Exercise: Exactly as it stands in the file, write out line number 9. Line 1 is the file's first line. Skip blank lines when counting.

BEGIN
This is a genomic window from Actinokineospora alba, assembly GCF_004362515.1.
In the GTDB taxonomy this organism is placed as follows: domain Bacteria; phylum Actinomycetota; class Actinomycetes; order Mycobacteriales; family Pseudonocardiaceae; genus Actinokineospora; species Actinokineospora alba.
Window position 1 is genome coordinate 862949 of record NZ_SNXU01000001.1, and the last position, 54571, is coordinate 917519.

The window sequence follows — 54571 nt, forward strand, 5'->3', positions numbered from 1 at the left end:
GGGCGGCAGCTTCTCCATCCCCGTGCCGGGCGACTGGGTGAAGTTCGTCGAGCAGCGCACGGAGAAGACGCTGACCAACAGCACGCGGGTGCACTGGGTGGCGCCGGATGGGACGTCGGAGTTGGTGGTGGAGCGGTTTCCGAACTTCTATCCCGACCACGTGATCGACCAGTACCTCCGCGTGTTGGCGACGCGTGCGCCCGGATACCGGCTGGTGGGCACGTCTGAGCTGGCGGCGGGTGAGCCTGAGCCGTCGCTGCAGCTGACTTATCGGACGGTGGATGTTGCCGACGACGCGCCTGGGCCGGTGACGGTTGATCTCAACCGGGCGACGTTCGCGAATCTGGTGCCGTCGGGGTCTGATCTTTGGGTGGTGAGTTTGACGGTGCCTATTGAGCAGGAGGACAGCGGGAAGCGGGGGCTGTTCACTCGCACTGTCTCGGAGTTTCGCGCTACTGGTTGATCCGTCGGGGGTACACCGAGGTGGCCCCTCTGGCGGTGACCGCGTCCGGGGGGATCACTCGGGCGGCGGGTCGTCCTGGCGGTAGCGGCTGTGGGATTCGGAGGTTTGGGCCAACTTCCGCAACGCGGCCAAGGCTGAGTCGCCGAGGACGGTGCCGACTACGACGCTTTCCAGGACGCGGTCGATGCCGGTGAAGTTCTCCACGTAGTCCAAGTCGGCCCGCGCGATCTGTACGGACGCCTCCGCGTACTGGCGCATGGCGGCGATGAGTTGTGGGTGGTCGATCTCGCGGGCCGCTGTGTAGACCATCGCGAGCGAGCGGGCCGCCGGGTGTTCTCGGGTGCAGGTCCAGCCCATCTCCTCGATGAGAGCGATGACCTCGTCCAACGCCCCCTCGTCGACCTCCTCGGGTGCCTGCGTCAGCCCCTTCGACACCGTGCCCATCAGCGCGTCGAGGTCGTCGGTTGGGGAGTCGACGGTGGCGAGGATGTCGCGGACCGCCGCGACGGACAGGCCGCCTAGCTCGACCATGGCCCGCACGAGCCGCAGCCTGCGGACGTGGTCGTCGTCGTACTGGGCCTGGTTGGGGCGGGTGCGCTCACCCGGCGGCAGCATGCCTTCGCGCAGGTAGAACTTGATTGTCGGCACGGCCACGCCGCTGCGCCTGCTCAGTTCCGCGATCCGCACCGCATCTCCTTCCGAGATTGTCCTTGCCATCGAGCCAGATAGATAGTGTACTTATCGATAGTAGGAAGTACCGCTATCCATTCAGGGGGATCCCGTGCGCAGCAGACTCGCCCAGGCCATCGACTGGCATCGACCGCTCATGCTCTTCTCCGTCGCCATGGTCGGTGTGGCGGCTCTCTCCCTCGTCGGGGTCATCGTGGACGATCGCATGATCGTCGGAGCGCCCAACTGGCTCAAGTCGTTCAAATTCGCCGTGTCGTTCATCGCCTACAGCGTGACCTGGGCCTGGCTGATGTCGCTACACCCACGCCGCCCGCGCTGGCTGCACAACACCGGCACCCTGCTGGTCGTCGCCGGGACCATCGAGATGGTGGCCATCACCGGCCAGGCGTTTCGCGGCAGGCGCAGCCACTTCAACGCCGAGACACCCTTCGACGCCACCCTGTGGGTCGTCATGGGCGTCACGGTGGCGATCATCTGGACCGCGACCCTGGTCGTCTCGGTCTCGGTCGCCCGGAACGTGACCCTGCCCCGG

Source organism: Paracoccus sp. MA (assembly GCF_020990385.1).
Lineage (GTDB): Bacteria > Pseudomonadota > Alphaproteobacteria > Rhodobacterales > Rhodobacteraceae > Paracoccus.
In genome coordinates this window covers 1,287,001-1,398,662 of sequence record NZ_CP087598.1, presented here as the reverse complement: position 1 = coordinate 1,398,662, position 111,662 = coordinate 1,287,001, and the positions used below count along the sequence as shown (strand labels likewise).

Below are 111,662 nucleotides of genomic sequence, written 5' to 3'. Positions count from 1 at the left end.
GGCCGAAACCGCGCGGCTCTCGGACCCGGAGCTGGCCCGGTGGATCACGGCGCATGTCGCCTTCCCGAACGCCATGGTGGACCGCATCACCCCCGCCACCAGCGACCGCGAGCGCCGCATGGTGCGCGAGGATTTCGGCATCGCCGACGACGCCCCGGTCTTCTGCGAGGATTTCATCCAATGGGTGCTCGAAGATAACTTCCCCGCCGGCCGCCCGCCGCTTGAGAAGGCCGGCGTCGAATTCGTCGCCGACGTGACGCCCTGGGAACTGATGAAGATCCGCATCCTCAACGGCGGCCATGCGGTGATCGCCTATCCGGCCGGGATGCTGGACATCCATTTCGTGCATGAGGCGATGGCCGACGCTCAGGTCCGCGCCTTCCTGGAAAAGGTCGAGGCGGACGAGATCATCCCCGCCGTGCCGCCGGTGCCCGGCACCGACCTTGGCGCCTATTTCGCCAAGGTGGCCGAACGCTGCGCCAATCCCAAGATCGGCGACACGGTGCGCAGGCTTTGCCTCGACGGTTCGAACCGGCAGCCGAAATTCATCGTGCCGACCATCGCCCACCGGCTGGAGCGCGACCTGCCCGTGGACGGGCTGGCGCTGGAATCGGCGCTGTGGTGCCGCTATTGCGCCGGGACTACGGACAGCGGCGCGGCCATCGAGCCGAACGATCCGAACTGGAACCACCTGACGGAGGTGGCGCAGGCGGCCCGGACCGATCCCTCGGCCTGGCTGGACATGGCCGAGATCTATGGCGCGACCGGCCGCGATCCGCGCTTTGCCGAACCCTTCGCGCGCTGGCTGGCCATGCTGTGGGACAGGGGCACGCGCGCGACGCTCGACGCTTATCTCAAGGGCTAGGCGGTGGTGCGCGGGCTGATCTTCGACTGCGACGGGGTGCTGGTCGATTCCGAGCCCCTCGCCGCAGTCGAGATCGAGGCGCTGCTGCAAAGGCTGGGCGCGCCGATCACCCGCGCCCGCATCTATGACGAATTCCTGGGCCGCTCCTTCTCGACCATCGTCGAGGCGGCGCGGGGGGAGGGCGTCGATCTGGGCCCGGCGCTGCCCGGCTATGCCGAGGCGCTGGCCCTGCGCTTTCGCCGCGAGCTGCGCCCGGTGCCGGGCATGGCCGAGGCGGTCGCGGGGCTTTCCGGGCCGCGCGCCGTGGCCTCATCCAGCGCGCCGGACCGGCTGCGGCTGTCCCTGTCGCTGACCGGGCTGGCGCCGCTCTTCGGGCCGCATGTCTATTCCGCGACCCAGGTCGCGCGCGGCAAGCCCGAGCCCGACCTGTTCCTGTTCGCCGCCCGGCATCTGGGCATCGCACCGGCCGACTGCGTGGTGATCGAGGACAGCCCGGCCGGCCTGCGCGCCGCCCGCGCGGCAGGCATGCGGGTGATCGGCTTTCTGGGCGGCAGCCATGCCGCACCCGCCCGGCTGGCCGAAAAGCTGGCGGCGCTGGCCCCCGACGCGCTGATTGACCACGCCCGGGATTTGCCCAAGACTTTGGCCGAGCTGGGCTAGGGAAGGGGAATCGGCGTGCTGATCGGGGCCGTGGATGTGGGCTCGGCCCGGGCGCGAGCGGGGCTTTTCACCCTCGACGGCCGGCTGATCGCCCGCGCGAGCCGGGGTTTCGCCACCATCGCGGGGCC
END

Below are 111,662 nucleotides of genomic sequence, written 5' to 3'. Positions count from 1 at the left end.